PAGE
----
Automatic telephone exchange - Electromechanical switching replaces the operator

Part of the exhibtion
Part of the exhibtion

Speed, reliability and discretion depend very much on the operator when manual switching is involved. Furthermore, costs of staffing are very high and the maximum number of subscribers per exchange is restricted.
In 1889, Almon B. Strowger (USA) applied for a patent for his two-motion switch. This formed the basis for automatic telephone switching. Experiments began with different kinds of switch.

The first automatic exchange

In 1892, Strowger Automatic Telephone Exchange Co. set up the first automatic exchange in La Porte, Indiana (USA). Automatic switching was triggered by pressing buttons for the hundreds, tens and units positions. The company reverted to the original idea of the two-motion switch in 1895. In 1896, it introduced the rotary dial.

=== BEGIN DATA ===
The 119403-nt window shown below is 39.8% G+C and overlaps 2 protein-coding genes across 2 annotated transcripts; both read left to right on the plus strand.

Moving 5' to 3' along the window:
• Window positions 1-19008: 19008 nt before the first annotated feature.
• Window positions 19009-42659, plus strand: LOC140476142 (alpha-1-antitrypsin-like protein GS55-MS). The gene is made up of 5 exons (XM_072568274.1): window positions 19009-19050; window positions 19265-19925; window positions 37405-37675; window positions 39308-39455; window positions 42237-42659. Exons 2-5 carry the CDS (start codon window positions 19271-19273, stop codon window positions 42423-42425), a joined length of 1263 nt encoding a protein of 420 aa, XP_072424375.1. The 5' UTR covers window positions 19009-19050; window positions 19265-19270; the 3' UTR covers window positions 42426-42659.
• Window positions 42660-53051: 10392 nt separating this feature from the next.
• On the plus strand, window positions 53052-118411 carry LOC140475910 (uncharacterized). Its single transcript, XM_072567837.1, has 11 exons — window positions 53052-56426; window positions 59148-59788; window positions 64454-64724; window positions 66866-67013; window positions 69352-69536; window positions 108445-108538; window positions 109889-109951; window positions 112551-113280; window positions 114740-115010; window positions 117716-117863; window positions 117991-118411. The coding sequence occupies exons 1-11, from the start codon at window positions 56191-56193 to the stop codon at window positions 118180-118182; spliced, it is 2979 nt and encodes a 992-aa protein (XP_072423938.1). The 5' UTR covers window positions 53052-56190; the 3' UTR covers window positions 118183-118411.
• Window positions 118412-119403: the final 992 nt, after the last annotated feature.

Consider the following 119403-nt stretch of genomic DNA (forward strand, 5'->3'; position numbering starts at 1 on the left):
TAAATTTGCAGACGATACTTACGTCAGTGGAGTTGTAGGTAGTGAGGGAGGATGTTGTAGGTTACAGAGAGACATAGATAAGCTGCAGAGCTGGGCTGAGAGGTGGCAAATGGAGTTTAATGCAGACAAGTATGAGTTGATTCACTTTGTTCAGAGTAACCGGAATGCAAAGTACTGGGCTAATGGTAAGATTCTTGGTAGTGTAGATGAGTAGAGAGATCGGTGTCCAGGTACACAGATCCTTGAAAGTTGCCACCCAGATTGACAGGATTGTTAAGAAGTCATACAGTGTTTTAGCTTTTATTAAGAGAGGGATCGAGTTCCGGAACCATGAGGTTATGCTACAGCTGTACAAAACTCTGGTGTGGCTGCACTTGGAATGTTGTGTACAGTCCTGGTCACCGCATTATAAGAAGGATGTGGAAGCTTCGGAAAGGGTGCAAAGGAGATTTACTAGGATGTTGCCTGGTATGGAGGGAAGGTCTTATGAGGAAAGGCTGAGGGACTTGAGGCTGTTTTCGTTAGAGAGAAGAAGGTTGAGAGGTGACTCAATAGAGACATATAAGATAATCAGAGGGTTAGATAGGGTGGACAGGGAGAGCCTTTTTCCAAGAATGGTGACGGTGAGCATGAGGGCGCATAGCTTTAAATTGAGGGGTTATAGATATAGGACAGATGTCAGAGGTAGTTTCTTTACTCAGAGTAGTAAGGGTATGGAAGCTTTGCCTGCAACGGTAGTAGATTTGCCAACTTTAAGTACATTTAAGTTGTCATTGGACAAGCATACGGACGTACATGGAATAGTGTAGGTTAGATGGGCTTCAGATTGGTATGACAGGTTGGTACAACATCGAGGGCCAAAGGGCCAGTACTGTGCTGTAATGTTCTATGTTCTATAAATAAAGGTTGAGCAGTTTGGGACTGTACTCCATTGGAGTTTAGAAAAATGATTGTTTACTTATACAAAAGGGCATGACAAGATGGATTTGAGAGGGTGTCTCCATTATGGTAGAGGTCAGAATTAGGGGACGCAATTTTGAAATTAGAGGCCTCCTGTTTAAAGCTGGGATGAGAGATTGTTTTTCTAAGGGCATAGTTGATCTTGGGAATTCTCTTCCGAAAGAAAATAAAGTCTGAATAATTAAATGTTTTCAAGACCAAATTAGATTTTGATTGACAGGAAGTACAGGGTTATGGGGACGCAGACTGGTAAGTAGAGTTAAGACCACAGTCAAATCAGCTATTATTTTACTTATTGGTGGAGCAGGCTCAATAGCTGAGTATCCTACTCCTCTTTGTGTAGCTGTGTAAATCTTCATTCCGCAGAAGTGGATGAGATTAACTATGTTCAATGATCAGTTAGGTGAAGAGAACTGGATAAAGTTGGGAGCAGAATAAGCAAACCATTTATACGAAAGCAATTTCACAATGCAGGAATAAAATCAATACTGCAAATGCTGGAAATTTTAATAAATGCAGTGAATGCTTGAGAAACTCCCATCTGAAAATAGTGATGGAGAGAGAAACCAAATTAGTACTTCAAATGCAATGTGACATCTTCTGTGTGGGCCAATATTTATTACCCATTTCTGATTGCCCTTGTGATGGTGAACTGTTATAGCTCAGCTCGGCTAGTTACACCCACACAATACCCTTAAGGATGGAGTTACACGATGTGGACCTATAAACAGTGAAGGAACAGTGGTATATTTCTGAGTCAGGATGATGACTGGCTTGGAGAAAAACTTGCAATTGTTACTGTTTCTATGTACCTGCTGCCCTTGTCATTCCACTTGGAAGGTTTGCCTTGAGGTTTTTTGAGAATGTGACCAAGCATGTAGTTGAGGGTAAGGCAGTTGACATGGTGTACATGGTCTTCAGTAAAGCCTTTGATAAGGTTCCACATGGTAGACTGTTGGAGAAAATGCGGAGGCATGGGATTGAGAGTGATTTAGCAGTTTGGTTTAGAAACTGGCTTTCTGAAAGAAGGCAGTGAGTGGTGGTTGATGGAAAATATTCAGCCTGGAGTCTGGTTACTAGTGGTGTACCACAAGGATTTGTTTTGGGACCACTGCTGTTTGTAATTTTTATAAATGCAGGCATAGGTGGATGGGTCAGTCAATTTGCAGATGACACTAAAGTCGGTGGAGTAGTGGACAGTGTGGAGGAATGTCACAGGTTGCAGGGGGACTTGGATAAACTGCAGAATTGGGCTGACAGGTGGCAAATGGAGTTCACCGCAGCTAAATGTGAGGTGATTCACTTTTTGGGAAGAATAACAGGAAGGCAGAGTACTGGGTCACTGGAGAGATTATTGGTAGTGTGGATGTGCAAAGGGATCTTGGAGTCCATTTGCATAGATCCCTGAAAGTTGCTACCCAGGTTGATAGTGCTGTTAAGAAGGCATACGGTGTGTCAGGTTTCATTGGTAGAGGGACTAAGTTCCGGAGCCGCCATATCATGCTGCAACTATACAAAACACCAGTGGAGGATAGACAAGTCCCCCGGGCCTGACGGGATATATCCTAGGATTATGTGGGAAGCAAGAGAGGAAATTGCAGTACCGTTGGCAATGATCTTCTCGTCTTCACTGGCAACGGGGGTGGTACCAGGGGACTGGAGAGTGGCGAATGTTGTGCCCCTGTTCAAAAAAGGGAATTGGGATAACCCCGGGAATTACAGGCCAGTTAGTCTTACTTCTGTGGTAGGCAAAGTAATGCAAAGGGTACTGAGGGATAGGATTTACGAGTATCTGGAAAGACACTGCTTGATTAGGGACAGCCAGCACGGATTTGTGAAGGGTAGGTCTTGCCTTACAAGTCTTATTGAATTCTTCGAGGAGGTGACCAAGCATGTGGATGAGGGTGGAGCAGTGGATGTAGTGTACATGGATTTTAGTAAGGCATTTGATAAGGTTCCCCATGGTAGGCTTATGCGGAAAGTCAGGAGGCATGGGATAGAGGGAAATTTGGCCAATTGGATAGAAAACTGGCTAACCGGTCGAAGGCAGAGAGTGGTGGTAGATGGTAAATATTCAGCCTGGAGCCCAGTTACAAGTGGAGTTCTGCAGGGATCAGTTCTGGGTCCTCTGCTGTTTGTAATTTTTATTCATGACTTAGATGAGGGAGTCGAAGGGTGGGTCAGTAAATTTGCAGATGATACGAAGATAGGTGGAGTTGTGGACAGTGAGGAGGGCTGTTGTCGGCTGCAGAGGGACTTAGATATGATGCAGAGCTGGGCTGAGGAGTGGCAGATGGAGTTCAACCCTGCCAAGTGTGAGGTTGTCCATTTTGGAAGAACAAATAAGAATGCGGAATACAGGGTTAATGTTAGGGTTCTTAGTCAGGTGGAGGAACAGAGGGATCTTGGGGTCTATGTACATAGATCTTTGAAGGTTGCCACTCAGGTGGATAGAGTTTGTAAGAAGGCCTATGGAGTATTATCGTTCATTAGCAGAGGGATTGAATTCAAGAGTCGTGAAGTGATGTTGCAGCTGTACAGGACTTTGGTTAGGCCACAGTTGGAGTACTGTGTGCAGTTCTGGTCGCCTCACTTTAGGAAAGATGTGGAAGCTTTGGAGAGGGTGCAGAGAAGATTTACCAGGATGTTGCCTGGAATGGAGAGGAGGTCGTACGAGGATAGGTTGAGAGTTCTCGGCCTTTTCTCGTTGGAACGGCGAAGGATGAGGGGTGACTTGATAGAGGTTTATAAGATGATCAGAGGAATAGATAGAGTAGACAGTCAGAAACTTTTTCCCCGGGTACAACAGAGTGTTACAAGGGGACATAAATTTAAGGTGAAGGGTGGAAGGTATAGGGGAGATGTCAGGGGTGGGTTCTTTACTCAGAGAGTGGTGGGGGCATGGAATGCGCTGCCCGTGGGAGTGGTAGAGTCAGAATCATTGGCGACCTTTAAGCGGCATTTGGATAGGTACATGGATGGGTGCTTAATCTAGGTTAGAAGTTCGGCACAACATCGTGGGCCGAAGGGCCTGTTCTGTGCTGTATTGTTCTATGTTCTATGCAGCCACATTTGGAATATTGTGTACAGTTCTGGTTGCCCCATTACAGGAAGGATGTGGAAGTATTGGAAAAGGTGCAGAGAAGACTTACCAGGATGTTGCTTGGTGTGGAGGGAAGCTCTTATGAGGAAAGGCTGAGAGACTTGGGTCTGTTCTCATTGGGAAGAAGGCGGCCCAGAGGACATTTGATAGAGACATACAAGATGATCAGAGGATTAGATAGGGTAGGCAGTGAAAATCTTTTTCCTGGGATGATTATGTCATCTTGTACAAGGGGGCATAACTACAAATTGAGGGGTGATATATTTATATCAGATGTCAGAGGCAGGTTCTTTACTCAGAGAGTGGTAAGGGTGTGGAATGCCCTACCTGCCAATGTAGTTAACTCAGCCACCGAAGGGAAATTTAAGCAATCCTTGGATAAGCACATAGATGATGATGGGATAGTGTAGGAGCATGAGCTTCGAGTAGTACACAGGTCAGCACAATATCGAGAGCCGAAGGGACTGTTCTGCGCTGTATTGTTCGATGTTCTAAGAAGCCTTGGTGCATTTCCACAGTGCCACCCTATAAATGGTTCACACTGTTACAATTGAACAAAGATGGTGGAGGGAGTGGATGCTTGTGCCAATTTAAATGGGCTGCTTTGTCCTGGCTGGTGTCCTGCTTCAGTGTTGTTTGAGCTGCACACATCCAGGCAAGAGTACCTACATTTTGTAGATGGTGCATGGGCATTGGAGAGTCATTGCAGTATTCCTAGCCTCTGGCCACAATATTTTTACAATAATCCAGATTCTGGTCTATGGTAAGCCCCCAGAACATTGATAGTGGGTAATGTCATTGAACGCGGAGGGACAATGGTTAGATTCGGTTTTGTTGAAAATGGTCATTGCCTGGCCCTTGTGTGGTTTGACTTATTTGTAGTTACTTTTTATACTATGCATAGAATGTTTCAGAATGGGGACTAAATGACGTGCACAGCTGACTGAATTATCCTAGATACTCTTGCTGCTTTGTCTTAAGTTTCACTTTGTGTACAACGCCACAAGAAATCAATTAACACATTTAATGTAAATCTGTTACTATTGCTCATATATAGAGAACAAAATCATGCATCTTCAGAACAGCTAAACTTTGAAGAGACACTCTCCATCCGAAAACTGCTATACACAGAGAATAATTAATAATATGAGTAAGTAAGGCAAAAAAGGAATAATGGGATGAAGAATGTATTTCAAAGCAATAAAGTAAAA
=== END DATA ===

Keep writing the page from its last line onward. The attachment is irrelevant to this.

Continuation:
In Germany, the Reichstelegraphenverwaltung (Imperial Telegraph Administration) set up its first trial system with 400 connections in 1900. It was not linked to the public network. In 1908, Hildesheim had the first automatic exchange in Europe. In 1909, the first automatic exchange based on a central battery was opened in Schwabing, part of Munich. In 1923, Munich was the first city with fully automatic local telephone traffic.

Full automatisation in 1972

In the same year, subscriber trunk dialling first became possible - in the Weilheim region in Upper Bavaria. The equipment available at that time, however, did not allow automatic dialling over distances of more than 100 km.

The last switching system based on the two-motion switch to be used by the German Post Office was the S 50, introduced in 1950 (on the left in the exhibition). Its successor, the S 55, was introduced in 1955 (on the right in the exhibition). The S 55 was based on the new noble-metal uniselector motor switch, which permitted subscriber trunk dialling over any distance. Domestic telephone traffic in Germany was fully automated in 1972.
In the 1980s, conversion of exchanges to electronic digital switching systems began. Deutsche Telekom's last electro-mechanical switching systems disappeared in 1997.